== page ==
What’s Hot in Today’s Uniforms? (Part 1)



“Folks don’t want to look like they are auto mechanics,” says SanMar's Barb Herman. “They want to be relevant, and want to be able to go out for a drink after work and not be self-conscious.” (Photo: SanMar)



At one time, work clothing was only made using 100% cotton, which could become uncomfortable to wear. Today, work apparel companies like UniFirst offer uniforms and work apparel made with technologically advanced fabrics that “breathe” and provide continuous comfort comparable to casual wear. (Photo: UniFirst Corp.)

Mike Schwanz |

Uniform companies strive to provide end-users with high-performance, good-looking options

CHICAGO — Those companies selling or renting uniforms will be offering their customers a bit more variety in 2014. As in previous years, customers will want performance, with products that look good, last longer, and are offered at a good price.

But after talking to several experts in the industry on this topic, they all mentioned that customers also want more choices in uniforms, so that uniform-wearers can have more say in what they wear.


Keeping up with the latest fashion trends is a priority for some segments of the industry, while not as important for others. For example, Cintas devotes a lot of resources to monitoring the latest trends.

“It influences us 100 percent,” says Kristin Sharp, director of design and merchandising for the company. Sharp is based in the uniform company’s Chicago office. “Many of our customers are two or three years behind the times. Employees want to be up to date. Today, lapels are narrower, suiting slimmer. Polyester blends are made to hold their look for an eight-hour day. Comfort, of course, is big.

“I have 10 designers who go to fashion shows. We want people to be excited about their uniforms.”

According to Barb Herman, laundry apparel services division manager for SanMar, based in Issaquah, Wash., her company tries to remain current, but does not make huge changes every year.

“Our best-selling categories are T-shirts and polo shirts, which tend to change little from year to year,” she says. “The core polo colors remain consistent, with navy, blue and black leading the charge, but we may add some fun colors, such as shock blue and voltage green, to offer customers more choices that trend more toward what they may see in retail.”

Getting input from customers on what they consider “trends” is important for UniFirst, according to Adam Soreff, the Wilmington, Mass., company’s director of marketing.

“We don’t typically chase fashion trends as they emerge, as they can so often be short-lived,” he says. “Instead, we maintain open channels of communication with our customers and potential customers in an effort to provide them with the classically styled and/or the contemporary-looking work apparel that they desire.

“In other words, our workwear consistently features designs and fabric options as defined by our customers—all of which are intended to work as hard as they do and to make employees (and businesses) look great.”


Another key challenge facing uniform makers is matching style with utility. The industry experts interviewed for this story have different ways of accomplishing that.

“The workforce used to be all blue collar, with blue shirts and navy slacks,” says Herman. “Now we have more of a service workforce. Folks don’t want to look like they are auto mechanics. They want to be relevant, and want to be able to go out for a drink after work and not be self-conscious.”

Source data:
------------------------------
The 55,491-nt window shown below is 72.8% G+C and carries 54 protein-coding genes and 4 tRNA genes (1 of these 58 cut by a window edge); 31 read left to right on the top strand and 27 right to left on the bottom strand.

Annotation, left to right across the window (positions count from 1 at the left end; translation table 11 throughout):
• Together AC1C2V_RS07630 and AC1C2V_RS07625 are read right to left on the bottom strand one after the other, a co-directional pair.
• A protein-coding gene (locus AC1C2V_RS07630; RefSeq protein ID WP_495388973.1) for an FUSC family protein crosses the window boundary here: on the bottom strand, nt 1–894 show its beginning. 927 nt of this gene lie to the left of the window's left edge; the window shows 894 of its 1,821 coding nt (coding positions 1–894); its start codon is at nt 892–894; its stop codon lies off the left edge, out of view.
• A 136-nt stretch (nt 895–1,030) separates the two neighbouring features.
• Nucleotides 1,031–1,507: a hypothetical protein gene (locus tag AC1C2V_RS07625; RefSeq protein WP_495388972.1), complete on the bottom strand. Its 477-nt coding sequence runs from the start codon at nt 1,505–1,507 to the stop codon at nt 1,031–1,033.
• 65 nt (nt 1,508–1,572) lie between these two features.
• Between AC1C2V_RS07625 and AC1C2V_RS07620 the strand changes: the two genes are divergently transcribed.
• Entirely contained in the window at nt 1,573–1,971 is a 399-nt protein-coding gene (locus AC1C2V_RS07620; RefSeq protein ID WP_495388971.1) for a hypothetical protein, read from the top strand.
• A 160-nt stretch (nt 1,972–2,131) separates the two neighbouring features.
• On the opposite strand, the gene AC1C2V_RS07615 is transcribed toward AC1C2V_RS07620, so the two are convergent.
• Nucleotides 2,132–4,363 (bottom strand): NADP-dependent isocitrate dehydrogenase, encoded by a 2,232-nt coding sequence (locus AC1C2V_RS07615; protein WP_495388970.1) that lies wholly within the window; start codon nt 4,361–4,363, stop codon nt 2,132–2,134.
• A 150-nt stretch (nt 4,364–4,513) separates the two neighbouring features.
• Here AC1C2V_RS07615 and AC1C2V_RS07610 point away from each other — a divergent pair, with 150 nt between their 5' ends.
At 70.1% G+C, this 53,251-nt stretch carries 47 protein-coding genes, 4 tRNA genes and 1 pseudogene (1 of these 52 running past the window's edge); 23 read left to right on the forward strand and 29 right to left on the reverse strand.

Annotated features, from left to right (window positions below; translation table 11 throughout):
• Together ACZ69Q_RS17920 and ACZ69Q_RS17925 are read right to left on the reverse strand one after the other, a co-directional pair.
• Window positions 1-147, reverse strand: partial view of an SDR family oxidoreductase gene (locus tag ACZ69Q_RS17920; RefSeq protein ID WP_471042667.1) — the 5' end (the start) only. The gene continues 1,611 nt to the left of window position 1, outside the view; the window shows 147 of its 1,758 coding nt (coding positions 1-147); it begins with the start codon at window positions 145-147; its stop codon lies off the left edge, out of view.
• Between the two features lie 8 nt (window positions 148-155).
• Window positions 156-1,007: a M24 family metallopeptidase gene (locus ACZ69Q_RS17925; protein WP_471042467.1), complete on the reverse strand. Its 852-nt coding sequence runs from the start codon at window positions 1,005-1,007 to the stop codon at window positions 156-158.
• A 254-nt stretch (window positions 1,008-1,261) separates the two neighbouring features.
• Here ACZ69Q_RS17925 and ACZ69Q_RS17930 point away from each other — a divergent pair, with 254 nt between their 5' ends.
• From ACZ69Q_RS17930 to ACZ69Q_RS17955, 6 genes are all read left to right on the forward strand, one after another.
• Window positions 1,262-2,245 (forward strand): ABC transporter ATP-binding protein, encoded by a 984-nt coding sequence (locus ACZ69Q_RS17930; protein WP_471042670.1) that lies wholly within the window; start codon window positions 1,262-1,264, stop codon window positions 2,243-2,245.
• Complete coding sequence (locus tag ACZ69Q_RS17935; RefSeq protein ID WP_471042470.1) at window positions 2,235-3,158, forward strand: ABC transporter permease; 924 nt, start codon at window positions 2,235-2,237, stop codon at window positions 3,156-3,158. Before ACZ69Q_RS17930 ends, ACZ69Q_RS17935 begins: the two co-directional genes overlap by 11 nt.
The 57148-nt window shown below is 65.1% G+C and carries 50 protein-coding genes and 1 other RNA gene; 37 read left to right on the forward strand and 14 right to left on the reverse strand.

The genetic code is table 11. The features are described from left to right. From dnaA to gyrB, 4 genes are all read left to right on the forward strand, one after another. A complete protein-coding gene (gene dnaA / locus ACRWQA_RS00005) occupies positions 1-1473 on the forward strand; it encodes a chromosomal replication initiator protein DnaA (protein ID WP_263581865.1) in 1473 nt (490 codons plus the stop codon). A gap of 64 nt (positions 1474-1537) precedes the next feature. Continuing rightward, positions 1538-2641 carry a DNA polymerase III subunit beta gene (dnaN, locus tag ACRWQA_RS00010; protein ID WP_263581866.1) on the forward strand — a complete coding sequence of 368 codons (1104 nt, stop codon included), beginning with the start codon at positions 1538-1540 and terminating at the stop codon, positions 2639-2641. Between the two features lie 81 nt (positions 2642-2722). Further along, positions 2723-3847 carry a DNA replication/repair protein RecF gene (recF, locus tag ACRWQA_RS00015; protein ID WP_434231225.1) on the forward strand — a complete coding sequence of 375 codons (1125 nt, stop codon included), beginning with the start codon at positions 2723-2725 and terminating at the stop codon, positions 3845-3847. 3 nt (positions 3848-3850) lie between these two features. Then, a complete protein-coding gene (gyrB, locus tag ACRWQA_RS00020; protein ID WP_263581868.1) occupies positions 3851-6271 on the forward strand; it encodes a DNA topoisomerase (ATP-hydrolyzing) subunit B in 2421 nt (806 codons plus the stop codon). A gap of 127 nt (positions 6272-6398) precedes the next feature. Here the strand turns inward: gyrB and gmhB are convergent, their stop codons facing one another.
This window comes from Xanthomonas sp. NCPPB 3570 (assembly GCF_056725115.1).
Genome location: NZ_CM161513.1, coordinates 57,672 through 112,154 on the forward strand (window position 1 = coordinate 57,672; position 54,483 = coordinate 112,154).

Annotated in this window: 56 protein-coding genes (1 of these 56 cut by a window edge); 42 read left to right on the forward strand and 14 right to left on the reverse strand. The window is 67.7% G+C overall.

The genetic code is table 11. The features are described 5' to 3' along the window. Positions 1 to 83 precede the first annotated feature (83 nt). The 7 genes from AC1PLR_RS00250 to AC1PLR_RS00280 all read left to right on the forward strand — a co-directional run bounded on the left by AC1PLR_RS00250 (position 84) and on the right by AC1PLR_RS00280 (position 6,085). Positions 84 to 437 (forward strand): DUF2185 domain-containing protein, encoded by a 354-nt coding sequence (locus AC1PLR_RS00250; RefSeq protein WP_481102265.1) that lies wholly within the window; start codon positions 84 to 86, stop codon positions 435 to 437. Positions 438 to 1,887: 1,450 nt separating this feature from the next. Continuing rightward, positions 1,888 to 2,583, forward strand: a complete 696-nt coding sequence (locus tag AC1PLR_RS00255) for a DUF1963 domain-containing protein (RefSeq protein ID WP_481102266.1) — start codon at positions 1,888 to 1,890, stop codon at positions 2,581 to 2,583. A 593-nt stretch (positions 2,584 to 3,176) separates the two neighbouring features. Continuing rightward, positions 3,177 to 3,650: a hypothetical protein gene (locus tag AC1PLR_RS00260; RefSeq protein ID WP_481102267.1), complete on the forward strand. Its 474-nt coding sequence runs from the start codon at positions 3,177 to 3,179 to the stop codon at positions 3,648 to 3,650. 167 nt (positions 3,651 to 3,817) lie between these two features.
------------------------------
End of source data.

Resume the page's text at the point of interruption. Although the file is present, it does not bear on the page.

A good example from SanMar is the Tactical Polo Shirt, she says.

“It is a great example of where utility meets fashion. It has a microphone clip on each shoulder, and a placket with a pen stall. It might be used by a municipal worker, or a security guard. It is 100% polyester, wicks moisture, and is very comfortable.”

Soreff’s company is continually making subtle changes to respond to customers’ demands.

“We see the challenges in marrying contemporary style with utility in the ‘hidden’” aspects of uniform design,” he says. “Here are two quick examples: All UniFirst-branded shirts feature banded collars for a more upscale look and construction that contains more stitches per inch than competing products for improved overall durability. Meanwhile, all our work pants are designed to drape more like dress trousers for improved wearer comfort and overall image, yet are able to handle the rigors of the job at hand.”

According to Sharp, Cintas is passionate about utility, in addition to style and fit.

“We wear the same uniforms alongside our customers, to make sure they work,” she says. “We will follow people around while they do their jobs, in various categories. We try to stay relevant to all our markets. Personally, I have spent a lot of time with housekeepers. We want to keep them comfortable. We have 20 collections for housekeepers alone.”


As before, customers will continue to request products that improve wearer comfort, without sacrificing look or function. They also are seeking uniform fabrics that feel lighter, and effectively wick away moisture, and keep them cool in warmer temperatures and warmer while working cooler environments, according to Soreff.

“We also try to make more subtle design changes as a result of workers looking for improved convenience. Examples would be dedicated pockets to hold electronic devices, such as smartphones and iPods,” Soreff adds.

Cintas is also adding similar features. “We noticed that doormen at Marriott properties were wearing out their main pockets with pens; they were punching holes in the lining, so we created a separate pocket just for holding pens,” Sharp says.

Check back Wednesday for the conclusion!

About the author

Mike Schwanz

American Trade Magazines


Mike Schwanz is a contributor to American Laundry News.


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